Scotland politics

Scottish independence: Former Labour MP Peter Kilfoyle backs Yes vote

Peter Kilfoyle
Image caption Mr Kilfoyle resigned from Tony Blair's government in 2000

A former Labour government minister has endorsed Scottish independence.

Peter Kilfoyle told BBC Scotland that it was vital for Scotland and the English regions to loosen London's grip on power.

The former Liverpool Walton MP was speaking ahead of a speech by Scottish First Minister Alex Salmond in the city.

Labour has argued that Scots should vote "No" and then help elect a Labour government in the UK general election.

Mr Kilfoyle suggested that the Labour leadership's opposition to independence was motivated by a desire to maintain Scottish Labour MPs at Westminster.

And he said the nationalists were pushing a message which was "positive and aspirational" while the pro-UK campaign had been "very, very negative".

Mr Kilfoyle added: "As an issue it is bigger than any political party. It is about the aspirations of a country, and that is what is important to me. It (independence) will basically enable Scots to make decisions for themselves away from London.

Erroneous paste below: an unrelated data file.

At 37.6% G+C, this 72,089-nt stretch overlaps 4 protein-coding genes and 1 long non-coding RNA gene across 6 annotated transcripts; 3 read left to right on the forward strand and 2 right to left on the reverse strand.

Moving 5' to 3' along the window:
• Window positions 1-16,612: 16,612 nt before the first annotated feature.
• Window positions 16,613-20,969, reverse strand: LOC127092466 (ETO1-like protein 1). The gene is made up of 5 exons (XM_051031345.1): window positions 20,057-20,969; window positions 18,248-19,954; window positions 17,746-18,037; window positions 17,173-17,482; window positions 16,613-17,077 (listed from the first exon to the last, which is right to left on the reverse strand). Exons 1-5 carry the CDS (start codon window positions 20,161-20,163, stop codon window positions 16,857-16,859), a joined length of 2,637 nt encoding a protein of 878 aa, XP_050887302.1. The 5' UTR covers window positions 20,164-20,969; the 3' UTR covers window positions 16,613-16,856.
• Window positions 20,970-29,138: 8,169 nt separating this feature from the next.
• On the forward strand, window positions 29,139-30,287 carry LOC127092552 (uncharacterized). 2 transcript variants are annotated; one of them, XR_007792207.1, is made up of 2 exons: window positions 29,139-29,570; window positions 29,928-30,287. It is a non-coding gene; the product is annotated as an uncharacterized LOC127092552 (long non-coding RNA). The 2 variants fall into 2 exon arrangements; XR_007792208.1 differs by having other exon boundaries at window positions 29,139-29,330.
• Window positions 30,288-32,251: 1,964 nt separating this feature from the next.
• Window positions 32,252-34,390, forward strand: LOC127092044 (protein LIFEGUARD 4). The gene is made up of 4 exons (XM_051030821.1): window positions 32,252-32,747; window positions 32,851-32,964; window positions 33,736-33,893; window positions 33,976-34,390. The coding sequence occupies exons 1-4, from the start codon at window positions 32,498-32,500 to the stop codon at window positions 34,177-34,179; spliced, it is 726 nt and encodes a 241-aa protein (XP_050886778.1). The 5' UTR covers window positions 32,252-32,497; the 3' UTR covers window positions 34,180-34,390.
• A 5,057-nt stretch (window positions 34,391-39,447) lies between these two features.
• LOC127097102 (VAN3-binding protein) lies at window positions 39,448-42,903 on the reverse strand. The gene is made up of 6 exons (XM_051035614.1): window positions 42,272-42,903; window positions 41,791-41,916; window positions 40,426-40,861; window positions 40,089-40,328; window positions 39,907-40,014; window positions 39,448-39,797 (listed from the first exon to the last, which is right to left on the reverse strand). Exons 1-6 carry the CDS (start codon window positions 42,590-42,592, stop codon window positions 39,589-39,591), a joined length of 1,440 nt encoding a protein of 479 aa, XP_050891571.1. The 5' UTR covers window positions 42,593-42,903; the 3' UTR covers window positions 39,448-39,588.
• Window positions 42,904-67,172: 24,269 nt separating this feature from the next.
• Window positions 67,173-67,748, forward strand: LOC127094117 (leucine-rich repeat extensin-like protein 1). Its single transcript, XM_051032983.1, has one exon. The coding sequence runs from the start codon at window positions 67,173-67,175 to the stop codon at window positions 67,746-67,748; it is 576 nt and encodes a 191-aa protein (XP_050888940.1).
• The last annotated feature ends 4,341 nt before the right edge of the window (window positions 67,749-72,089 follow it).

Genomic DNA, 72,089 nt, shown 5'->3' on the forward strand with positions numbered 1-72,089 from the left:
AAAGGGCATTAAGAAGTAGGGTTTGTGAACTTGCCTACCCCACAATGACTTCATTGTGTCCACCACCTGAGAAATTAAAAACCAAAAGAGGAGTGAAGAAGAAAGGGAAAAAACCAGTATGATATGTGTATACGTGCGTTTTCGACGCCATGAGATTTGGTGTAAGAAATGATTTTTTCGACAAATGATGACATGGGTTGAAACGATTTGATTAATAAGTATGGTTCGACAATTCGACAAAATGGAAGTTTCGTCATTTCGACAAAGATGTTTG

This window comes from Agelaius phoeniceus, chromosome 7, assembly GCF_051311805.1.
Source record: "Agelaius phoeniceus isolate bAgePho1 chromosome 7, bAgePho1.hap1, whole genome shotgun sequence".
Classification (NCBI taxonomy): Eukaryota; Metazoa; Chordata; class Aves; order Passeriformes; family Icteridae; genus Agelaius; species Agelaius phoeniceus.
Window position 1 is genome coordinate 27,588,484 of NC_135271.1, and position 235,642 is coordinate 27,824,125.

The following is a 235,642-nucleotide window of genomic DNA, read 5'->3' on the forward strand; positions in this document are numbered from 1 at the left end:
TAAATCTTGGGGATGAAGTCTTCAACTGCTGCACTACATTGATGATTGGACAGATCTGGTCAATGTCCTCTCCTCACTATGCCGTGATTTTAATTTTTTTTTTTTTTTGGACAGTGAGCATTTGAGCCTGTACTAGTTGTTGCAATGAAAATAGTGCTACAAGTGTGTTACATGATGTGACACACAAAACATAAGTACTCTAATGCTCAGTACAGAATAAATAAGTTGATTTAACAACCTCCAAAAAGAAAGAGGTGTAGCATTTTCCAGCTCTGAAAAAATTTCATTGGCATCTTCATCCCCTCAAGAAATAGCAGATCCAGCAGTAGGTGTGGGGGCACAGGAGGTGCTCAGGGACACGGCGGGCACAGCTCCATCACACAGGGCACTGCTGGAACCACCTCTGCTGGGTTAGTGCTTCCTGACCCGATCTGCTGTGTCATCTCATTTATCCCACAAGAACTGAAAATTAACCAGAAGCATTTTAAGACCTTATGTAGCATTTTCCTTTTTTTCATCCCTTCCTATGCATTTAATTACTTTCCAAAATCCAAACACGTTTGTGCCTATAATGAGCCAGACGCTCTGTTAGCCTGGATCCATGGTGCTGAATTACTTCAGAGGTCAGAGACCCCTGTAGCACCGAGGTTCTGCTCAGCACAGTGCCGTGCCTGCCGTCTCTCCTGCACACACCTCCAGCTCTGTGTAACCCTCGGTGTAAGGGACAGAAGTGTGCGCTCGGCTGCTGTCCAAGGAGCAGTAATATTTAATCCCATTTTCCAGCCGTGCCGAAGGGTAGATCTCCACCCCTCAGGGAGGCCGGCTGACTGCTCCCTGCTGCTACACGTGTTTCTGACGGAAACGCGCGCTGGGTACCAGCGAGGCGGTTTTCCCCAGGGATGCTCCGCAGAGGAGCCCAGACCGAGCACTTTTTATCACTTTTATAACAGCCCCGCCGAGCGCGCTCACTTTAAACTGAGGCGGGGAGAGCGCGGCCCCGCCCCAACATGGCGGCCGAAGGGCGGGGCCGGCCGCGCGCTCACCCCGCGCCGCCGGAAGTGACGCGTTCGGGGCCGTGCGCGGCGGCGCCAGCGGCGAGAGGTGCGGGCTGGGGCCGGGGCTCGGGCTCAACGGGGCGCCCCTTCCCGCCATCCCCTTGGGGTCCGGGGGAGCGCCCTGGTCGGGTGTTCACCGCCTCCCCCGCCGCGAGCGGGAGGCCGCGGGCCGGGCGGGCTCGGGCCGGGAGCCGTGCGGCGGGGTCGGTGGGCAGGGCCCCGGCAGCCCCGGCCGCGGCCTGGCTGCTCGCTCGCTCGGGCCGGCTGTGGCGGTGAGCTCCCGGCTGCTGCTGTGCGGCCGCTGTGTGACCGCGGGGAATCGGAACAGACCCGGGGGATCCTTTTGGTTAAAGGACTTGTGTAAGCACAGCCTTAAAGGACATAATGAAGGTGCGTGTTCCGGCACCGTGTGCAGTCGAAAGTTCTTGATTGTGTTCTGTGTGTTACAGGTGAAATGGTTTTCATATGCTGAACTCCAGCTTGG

"The sooner that people realise that this centralised country we call the United Kingdom actually mitigates the interests of people in the regions of England as well as of the countries of these British Isles, I think it will be to the benefit of all of us".

Mr Kilfoyle resigned from Tony Blair's government, where he had been a junior minister in the Ministry of Defence, in 2000, arguing that Labour was neglecting its roots.

'Labour values'

He became a vocal backbench critic of the Labour leadership until standing down as an MP ahead of the 2010 general election.

Earlier this month, another former Labour minister - Leslie Huckfield, who represented the Nuneaton constituency at Westminster but now lives in Perthshire - also said he was backing a "Yes" vote in the referendum.

Mr Kilfoyle's endorsement was warmly welcomed by Mr Salmond, who was making his last speech in England before September's referendum on Scottish independence.

Mr Salmond said: "Peter Kilfoyle is a Labour stalwart, and a much respected figure. This is a significant endorsement for the independence campaign - and it shows that a Yes vote is in line with traditional Labour values.

"Peter understands that what is happening in Scotland is a catalyst for change elsewhere. We've now had a range of key Labour figures endorsing Yes."

In his speech at a lunch organised by the FT newspaper on Thursday afternoon, Mr Salmond said that inequality in the UK had grown hugely under successive Westminster governments.

Image copyright AP
Image caption Alex Salmond's speech will be his last in England before the independence referendum

Scottish independence would help to redress that inequality gap while also creating an economic counterweight to London to the benefit of the whole of the UK, he argued.

Mr Salmond said: "The UK now has the highest levels of regional inequality in the European Union.